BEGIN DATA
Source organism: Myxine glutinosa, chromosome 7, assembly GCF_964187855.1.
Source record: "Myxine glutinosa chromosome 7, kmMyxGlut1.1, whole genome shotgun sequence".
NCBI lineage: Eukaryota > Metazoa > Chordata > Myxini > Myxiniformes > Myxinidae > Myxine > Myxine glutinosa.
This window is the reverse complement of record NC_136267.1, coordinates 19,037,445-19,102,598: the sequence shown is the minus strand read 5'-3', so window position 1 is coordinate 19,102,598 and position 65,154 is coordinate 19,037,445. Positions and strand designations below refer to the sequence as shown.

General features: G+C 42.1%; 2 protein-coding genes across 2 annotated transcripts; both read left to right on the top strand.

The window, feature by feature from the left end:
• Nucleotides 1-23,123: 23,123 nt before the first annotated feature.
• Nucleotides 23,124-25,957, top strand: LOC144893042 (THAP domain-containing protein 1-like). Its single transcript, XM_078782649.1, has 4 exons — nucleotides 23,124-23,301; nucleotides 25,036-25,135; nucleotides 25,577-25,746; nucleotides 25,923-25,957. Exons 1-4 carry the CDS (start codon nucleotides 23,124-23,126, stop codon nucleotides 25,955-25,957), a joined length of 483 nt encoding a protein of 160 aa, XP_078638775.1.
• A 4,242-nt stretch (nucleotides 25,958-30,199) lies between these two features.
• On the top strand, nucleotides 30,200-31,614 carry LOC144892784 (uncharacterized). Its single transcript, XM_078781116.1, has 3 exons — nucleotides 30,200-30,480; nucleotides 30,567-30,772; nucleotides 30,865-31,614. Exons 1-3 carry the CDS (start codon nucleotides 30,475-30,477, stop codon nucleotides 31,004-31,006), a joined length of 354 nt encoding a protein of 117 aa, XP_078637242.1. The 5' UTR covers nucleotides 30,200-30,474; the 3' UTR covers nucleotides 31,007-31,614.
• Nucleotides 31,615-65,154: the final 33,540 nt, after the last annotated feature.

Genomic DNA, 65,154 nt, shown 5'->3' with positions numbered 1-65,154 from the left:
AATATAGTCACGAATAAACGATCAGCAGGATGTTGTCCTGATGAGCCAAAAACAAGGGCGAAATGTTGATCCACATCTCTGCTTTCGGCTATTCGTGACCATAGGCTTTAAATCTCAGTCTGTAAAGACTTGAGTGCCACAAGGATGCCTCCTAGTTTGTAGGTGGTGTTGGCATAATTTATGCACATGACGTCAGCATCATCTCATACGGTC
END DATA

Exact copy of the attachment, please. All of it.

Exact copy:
Source organism: Myxine glutinosa, chromosome 7, assembly GCF_964187855.1.
Source record: "Myxine glutinosa chromosome 7, kmMyxGlut1.1, whole genome shotgun sequence".
NCBI lineage: Eukaryota > Metazoa > Chordata > Myxini > Myxiniformes > Myxinidae > Myxine > Myxine glutinosa.
This window is the reverse complement of record NC_136267.1, coordinates 19,037,445-19,102,598: the sequence shown is the minus strand read 5'-3', so window position 1 is coordinate 19,102,598 and position 65,154 is coordinate 19,037,445. Positions and strand designations below refer to the sequence as shown.

General features: G+C 42.1%; 2 protein-coding genes across 2 annotated transcripts; both read left to right on the top strand.

The window, feature by feature from the left end:
• Nucleotides 1-23,123: 23,123 nt before the first annotated feature.
• Nucleotides 23,124-25,957, top strand: LOC144893042 (THAP domain-containing protein 1-like). Its single transcript, XM_078782649.1, has 4 exons — nucleotides 23,124-23,301; nucleotides 25,036-25,135; nucleotides 25,577-25,746; nucleotides 25,923-25,957. Exons 1-4 carry the CDS (start codon nucleotides 23,124-23,126, stop codon nucleotides 25,955-25,957), a joined length of 483 nt encoding a protein of 160 aa, XP_078638775.1.
• A 4,242-nt stretch (nucleotides 25,958-30,199) lies between these two features.
• On the top strand, nucleotides 30,200-31,614 carry LOC144892784 (uncharacterized). Its single transcript, XM_078781116.1, has 3 exons — nucleotides 30,200-30,480; nucleotides 30,567-30,772; nucleotides 30,865-31,614. Exons 1-3 carry the CDS (start codon nucleotides 30,475-30,477, stop codon nucleotides 31,004-31,006), a joined length of 354 nt encoding a protein of 117 aa, XP_078637242.1. The 5' UTR covers nucleotides 30,200-30,474; the 3' UTR covers nucleotides 31,007-31,614.
• Nucleotides 31,615-65,154: the final 33,540 nt, after the last annotated feature.

Genomic DNA, 65,154 nt, shown 5'->3' with positions numbered 1-65,154 from the left:
AATATAGTCACGAATAAACGATCAGCAGGATGTTGTCCTGATGAGCCAAAAACAAGGGCGAAATGTTGATCCACATCTCTGCTTTCGGCTATTCGTGACCATAGGCTTTAAATCTCAGTCTGTAAAGACTTGAGTGCCACAAGGATGCCTCCTAGTTTGTAGGTGGTGTTGGCATAATTTATGCACATGACGTCAGCATCATCTCATACGGTC